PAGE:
The Return of Torture?

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The Economist has an interesting and disturbing piece about U.S. complicity of torturing suspects in the war on terrorism:

If, in their efforts to defeat al-Qaeda, American officials are moving towards a policy of using torture on a systematic basis, or conspiring with other countries to do so by handing over suspects to them for interrogation in the full knowledge that torture will be used, this would be a remarkable and ominous reversal of policy.

That's still a big "if," but the story provides some very troubling details.

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  1. Why not torture ’em? It aint as if them thar Ay-rabs have rights like us here ‘Mericans! Only one them thar pinko-commie dope-smokin’ ACLU types wouldn’t want the government to beat a confession outta some moos-lim terrorist scum!

  2. Well, Nick, the specifics in that article (with on exception) have been echoed in other, similarly vague, articles.

    The specifics include sleep deprivation, “awkward” positions, and “hooding”. I don’t recall if denying painkillers has been reported before.

    Beatings were claimed, in this article. No proof or reliable source was provided. The writer attributed the remark ?If you don’t violate someone’s human rights some of the time, you probably aren’t doing your job.? to an anonymous source.

    This is not much to go on. It is, in essence, rumor.

    Not one person has yet provided a single bit of reliable evidence of torture.

    Of course if one broadens the defition of that word to include things like sleep deprivation, just about anything can be claimed. (“they killed Kenny!” er… “they kept Kenny awake all night! yew BASTARDS!!”)

    For a good (but short) article on modern interrogation, I strongly recommend one by Jim Dunnigan (http://www.strategypage.com/search.asp?target=d:inetpubstrategypagerootdlsdocs20020408.htm&search=torture). Sorry about the length of the link. In fact Dunnigan’s site is an excellent source for all sorts of information about modern warfare and intelligence gathering.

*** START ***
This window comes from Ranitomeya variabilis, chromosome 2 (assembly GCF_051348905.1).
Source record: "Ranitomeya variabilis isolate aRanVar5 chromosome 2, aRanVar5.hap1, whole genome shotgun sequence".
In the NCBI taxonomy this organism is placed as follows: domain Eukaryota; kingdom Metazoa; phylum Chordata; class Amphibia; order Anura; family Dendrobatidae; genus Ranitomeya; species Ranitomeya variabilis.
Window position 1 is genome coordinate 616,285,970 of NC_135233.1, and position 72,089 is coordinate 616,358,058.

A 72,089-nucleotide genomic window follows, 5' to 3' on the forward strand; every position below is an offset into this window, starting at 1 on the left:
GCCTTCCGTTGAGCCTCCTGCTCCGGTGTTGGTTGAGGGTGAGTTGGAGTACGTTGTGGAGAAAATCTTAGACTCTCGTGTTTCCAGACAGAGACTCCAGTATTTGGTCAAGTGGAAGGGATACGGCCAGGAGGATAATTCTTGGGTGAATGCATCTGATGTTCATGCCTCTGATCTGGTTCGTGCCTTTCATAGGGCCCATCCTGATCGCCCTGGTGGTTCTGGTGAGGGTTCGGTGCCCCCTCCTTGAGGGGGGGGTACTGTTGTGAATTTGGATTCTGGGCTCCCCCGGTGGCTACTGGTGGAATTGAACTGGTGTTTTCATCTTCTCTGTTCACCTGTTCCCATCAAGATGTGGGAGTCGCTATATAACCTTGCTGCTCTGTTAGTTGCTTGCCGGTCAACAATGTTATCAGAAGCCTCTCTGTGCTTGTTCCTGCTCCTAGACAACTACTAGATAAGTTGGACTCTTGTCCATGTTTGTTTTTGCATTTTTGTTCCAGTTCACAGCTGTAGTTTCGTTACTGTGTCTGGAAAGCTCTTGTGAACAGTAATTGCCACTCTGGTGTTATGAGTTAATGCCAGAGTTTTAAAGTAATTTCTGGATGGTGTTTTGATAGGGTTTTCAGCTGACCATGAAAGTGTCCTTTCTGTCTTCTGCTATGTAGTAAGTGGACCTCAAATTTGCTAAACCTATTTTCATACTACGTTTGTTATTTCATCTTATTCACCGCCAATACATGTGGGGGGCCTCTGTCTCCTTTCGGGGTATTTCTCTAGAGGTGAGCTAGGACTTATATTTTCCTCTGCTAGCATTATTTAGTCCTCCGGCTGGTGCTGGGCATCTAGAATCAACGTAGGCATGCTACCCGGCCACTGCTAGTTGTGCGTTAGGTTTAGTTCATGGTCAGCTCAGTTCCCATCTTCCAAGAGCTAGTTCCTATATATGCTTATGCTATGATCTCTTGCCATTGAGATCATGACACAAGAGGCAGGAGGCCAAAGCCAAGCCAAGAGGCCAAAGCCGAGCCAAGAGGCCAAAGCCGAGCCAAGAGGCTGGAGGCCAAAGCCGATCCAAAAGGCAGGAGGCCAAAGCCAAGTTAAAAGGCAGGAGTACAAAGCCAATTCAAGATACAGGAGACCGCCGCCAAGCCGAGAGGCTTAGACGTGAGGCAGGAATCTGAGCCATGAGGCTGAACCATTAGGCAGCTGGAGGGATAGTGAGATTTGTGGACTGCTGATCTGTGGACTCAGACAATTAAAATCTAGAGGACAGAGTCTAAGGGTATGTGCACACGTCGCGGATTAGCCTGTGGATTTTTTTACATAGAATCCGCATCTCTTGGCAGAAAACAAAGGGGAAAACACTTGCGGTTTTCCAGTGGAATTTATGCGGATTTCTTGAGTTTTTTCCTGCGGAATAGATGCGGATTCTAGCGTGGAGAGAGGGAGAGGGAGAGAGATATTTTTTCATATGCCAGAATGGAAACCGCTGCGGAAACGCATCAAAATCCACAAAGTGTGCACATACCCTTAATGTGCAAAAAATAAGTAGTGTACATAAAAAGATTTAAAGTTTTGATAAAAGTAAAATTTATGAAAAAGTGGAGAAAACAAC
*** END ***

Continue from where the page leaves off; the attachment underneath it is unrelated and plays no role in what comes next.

To sum up: several articles have repeated claims about US forces torturing prisoners.

    Any sources cited are anyonmous.

    The only reliable claims I’ve seen are the more plausible ones such as sleep deprivation, “hooding” (or other forms of keeping a prisoner bound), “awkward” positions, and turning prisoners over to other states that have been accused of torturing prisoners in the past.

    This is not much of a list. The Economist claims “There seems little reason to doubt the veracity of the [Washington] Post article.”, but does not explain why. If any of those officials are concerned, why doesn’t at least one go public?

  3. Doesn’t anyone remember the Golden Rule anymore? The simplest test of all: “Would I want that particular thing to happen to my son or daughter?” If not, you have failed the grounds of moral consistency. Empires always first prefer close allies do the dirty torture work so they do not damage the morale of their own elite forces. Bahrain’s Secret Intelligence, for example, is said by Human Rights Watch to have tortured suspected Iranian-linked Shi’ites on behalf of US forces in the Gulf for the past twenty years. After the old King died recently, the terrorists fled Bahrain. Now they are back with the US ally’s promise of an amnesty.

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